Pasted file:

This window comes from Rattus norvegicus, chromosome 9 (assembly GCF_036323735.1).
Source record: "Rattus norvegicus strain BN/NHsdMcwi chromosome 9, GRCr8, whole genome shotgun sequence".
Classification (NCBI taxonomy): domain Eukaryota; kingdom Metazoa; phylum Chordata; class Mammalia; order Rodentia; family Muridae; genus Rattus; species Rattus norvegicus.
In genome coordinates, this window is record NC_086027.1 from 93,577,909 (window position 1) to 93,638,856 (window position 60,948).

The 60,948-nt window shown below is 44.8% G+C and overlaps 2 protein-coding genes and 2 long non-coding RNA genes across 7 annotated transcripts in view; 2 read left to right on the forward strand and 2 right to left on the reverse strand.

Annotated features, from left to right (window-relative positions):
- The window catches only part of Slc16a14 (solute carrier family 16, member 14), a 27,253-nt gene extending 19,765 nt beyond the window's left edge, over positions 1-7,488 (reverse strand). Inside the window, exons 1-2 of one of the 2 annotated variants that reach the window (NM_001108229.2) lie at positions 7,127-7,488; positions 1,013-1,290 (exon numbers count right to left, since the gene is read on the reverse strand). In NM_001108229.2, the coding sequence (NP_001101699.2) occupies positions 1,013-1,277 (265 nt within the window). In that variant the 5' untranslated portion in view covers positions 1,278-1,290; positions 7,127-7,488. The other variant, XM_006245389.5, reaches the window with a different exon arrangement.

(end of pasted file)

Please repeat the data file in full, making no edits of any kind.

This window comes from Rattus norvegicus, chromosome 9 (assembly GCF_036323735.1).
Source record: "Rattus norvegicus strain BN/NHsdMcwi chromosome 9, GRCr8, whole genome shotgun sequence".
Classification (NCBI taxonomy): domain Eukaryota; kingdom Metazoa; phylum Chordata; class Mammalia; order Rodentia; family Muridae; genus Rattus; species Rattus norvegicus.
In genome coordinates, this window is record NC_086027.1 from 93,577,909 (window position 1) to 93,638,856 (window position 60,948).

The 60,948-nt window shown below is 44.8% G+C and overlaps 2 protein-coding genes and 2 long non-coding RNA genes across 7 annotated transcripts in view; 2 read left to right on the forward strand and 2 right to left on the reverse strand.

Annotated features, from left to right (window-relative positions):
- The window catches only part of Slc16a14 (solute carrier family 16, member 14), a 27,253-nt gene extending 19,765 nt beyond the window's left edge, over positions 1-7,488 (reverse strand). Inside the window, exons 1-2 of one of the 2 annotated variants that reach the window (NM_001108229.2) lie at positions 7,127-7,488; positions 1,013-1,290 (exon numbers count right to left, since the gene is read on the reverse strand). In NM_001108229.2, the coding sequence (NP_001101699.2) occupies positions 1,013-1,277 (265 nt within the window). In that variant the 5' untranslated portion in view covers positions 1,278-1,290; positions 7,127-7,488. The other variant, XM_006245389.5, reaches the window with a different exon arrangement.